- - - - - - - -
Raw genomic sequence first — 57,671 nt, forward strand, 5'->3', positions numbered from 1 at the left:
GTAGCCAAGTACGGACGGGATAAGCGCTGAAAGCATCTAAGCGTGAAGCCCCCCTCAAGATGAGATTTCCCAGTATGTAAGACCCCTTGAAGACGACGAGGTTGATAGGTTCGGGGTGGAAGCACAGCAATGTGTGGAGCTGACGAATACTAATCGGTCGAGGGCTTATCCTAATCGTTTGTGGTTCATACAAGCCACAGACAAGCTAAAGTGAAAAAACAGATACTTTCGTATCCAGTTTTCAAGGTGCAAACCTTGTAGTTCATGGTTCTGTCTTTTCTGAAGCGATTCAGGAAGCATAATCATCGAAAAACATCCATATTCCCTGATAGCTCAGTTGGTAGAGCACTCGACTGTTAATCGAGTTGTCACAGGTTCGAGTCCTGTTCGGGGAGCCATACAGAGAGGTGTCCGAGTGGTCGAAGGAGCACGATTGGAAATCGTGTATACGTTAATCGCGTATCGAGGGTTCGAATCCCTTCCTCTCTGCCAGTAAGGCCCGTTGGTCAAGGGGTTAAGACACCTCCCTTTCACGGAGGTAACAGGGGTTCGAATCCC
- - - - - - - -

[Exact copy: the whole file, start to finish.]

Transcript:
Raw genomic sequence first — 57,671 nt, forward strand, 5'->3', positions numbered from 1 at the left:
GTAGCCAAGTACGGACGGGATAAGCGCTGAAAGCATCTAAGCGTGAAGCCCCCCTCAAGATGAGATTTCCCAGTATGTAAGACCCCTTGAAGACGACGAGGTTGATAGGTTCGGGGTGGAAGCACAGCAATGTGTGGAGCTGACGAATACTAATCGGTCGAGGGCTTATCCTAATCGTTTGTGGTTCATACAAGCCACAGACAAGCTAAAGTGAAAAAACAGATACTTTCGTATCCAGTTTTCAAGGTGCAAACCTTGTAGTTCATGGTTCTGTCTTTTCTGAAGCGATTCAGGAAGCATAATCATCGAAAAACATCCATATTCCCTGATAGCTCAGTTGGTAGAGCACTCGACTGTTAATCGAGTTGTCACAGGTTCGAGTCCTGTTCGGGGAGCCATACAGAGAGGTGTCCGAGTGGTCGAAGGAGCACGATTGGAAATCGTGTATACGTTAATCGCGTATCGAGGGTTCGAATCCCTTCCTCTCTGCCAGTAAGGCCCGTTGGTCAAGGGGTTAAGACACCTCCCTTTCACGGAGGTAACAGGGGTTCGAATCCC